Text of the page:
RNA category is based on mRNA expression levels in the analyzed samples (RNA assay description). The categories include: tissue/cell line enriched, group enriched, tissue/cell line enhanced, expressed in all, mixed and not detected. RNA category is calculated separately for The Cancer Genome Atlas (TCGA) data from cancer tissues and internally generated Human Protein Atlas (HPA) data from normal tissues and cell lines.
TCGA (cancer tissue):
Tissue enriched (liver cancer)
HPA (cell line):
Cell line enriched (Hep G2)
HPA (normal tissue):
Group enriched (gallbladder, liver, placenta)
Protein evidence scores are generated from several independent sources and are classified as evidence at i) protein level, ii) transcript level, iii) no evidence, or iv) not available.
Evidence at protein level
Protein expression normal tissuei
A summary of the overall protein expression pattern across the analyzed normal tissues. The summary is based on knowledge-based annotation.
"Estimation of protein expression could not be performed. View primary data." is shown for genes analyzed with a knowledge-based approach where available RNA-seq and gene/protein characterization data has been evaluated as not sufficient in combination with immunohistochemistry data to yield a reliable estimation of the protein expression profile.
Cytoplasmic expression and extracellular positivity in several different tissue types.
ANTIBODY IHC RELIABILITY
Data reliability descriptioni
Standardized explanatory sentences with additional information required for full understanding of the knowledge-based expression profile.
Secreted protein, tissue location of RNA and protein might differ and correlation is complex. Antibody staining in cells/structures not annotated, view images.
Reliability score (score description), divided into Supported, Approved, or Uncertain, is evaluated in normal tissues and based on consistency between the staining pattern of one antibody or several antibodies with RNA-seq data and available gene/protein characterization data.
Kaplan-Meier plots for all cancers where high expression of this gene has significant (p<0.001) association with patient survival are shown in this summary. Whether the prognosis is favourable or unfavourable is indicated in brackets. Each Kaplan-Meier plot is clickable and redirects to a detailed page that includes individual expression and survival data for patients with the selected cancer.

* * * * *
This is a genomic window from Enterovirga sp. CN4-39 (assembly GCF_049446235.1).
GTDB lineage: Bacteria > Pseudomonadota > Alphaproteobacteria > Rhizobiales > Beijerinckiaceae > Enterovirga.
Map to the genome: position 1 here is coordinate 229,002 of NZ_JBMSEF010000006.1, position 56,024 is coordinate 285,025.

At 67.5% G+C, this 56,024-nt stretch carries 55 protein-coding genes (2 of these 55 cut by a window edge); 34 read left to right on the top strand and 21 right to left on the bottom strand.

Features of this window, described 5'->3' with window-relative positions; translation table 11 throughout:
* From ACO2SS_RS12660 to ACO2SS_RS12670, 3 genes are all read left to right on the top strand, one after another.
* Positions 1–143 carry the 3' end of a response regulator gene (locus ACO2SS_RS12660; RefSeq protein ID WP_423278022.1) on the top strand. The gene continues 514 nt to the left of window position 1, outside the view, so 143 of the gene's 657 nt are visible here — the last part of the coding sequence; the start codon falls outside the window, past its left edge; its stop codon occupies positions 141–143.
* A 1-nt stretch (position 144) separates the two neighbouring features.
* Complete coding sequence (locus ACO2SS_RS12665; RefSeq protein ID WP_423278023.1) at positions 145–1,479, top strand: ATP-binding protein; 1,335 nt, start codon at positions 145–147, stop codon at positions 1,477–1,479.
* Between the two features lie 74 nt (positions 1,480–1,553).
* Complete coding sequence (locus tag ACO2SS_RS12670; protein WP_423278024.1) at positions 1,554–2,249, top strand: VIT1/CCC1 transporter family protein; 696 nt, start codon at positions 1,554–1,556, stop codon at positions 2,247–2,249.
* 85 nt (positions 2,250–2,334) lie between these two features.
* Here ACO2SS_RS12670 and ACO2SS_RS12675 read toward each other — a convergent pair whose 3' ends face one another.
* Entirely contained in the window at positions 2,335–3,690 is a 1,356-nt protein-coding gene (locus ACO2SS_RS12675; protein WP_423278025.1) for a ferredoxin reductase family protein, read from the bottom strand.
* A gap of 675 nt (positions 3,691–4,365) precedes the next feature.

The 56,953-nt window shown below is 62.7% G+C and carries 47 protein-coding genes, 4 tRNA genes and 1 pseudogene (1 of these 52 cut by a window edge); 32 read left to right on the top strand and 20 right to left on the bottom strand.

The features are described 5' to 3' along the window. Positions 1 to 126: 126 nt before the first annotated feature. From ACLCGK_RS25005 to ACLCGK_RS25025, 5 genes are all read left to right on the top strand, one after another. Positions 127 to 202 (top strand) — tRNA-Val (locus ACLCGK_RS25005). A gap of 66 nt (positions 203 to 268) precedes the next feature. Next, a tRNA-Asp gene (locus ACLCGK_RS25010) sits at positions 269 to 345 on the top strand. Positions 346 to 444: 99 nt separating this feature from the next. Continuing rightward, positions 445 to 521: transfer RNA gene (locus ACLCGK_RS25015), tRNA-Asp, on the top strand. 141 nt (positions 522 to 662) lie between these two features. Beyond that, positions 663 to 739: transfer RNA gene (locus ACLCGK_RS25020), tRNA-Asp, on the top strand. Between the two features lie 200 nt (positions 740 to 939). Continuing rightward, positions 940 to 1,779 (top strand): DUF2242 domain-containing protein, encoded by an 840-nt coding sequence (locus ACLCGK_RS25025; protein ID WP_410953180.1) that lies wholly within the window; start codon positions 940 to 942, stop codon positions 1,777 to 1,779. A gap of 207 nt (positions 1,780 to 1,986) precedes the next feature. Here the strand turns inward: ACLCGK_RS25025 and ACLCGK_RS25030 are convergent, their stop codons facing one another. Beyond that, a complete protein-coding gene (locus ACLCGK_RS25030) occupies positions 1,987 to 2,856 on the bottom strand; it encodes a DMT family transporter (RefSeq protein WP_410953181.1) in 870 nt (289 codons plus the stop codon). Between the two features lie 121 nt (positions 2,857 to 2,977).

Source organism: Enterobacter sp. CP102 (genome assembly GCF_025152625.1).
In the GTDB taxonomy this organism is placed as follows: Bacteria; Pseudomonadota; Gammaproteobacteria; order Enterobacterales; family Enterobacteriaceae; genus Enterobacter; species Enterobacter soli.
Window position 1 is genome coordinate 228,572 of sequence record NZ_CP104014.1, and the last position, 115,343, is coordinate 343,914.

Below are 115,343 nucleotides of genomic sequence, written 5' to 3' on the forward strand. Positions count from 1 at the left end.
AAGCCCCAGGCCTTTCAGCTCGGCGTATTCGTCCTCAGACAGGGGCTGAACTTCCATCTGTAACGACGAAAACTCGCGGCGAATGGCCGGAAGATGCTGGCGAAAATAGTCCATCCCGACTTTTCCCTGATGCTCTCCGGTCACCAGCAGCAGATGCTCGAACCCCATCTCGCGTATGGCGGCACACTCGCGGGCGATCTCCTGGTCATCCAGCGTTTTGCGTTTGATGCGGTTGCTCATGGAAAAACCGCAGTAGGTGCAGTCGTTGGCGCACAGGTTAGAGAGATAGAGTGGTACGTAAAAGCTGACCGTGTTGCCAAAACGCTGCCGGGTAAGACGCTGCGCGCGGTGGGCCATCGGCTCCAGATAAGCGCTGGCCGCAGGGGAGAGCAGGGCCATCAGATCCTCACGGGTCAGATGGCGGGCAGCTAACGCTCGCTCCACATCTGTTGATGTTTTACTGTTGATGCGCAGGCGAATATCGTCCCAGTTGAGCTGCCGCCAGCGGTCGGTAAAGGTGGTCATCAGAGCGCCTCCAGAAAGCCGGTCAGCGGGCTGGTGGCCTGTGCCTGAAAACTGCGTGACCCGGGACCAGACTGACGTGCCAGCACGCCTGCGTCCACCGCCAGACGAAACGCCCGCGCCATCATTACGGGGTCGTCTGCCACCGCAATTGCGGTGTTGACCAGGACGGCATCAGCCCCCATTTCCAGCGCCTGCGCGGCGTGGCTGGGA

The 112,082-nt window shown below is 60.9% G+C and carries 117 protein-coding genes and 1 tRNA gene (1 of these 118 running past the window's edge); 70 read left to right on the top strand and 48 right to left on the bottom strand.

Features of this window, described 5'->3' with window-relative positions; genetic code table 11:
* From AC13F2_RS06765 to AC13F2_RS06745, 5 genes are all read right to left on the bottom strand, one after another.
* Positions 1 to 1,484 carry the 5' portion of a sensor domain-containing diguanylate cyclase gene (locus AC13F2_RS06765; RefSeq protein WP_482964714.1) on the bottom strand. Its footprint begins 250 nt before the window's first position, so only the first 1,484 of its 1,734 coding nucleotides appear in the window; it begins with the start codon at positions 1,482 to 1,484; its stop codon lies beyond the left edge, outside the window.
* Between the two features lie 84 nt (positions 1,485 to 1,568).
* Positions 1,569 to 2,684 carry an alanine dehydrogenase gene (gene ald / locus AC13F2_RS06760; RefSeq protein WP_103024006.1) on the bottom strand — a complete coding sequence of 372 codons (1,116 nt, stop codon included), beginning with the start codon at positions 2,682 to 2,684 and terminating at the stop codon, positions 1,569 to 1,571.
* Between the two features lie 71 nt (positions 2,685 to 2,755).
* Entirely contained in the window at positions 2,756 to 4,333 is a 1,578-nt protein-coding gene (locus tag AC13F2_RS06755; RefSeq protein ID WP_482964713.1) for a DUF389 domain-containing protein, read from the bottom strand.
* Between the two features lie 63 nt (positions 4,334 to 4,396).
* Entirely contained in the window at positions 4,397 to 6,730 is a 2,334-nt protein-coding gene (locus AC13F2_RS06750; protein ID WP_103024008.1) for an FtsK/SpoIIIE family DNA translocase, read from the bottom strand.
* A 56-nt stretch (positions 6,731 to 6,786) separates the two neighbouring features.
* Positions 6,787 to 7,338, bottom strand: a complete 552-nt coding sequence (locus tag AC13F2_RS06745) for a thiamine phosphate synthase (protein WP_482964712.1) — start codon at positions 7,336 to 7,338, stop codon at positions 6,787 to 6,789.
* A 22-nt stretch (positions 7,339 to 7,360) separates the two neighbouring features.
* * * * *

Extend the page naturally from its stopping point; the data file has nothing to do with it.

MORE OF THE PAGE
RNA expression overview shows RNA-seq data from The Cancer Genome Atlas (TCGA).
RNA-seq data in 17 cancer types are reported as median FPKM (number Fragments Per Kilobase of exon per Million reads), generated by the The Cancer Genome Atlas (TCGA). RNA cancer tissue category is calculated based on mRNA expression levels across all 17 cancer tissues and include: cancer tissue enriched, cancer group enriched, cancer tissue enhanced, expressed in all, mixed and not detected. To access cancer specific RNA and prognostic data, click on the cancer name.
RNA cancer category: Tissue enriched (liver cancer)
Antibody staining in 20 different cancers is summarized by a selection of four standard cancer tissue samples representative of the overall staining pattern. From left: colorectal cancer, breast cancer, prostate cancer and lung cancer. An additional fifth image can be added as a complement. The assay and annotation is described here. Note that samples used for immunohistochemistry by the Human Protein Atlas do not correspond to samples in the TCGA dataset.
For each cancer, the fraction of samples with protein expression level high, medium, low, or not detected are provided by the blue-scale color-coding (as described by the color-coding scale in the box to the left). The length of the bar represents the number of patient samples analyzed (max=12 patients). The images and annotations can be accessed by clicking on the cancer name or protein expression bar. If more than one antibody is analyzed, the tabs at the top of the staining summary section can be used to toggle between the different antibodies. The mouse-over function displays additional data for the features in the staining summary view.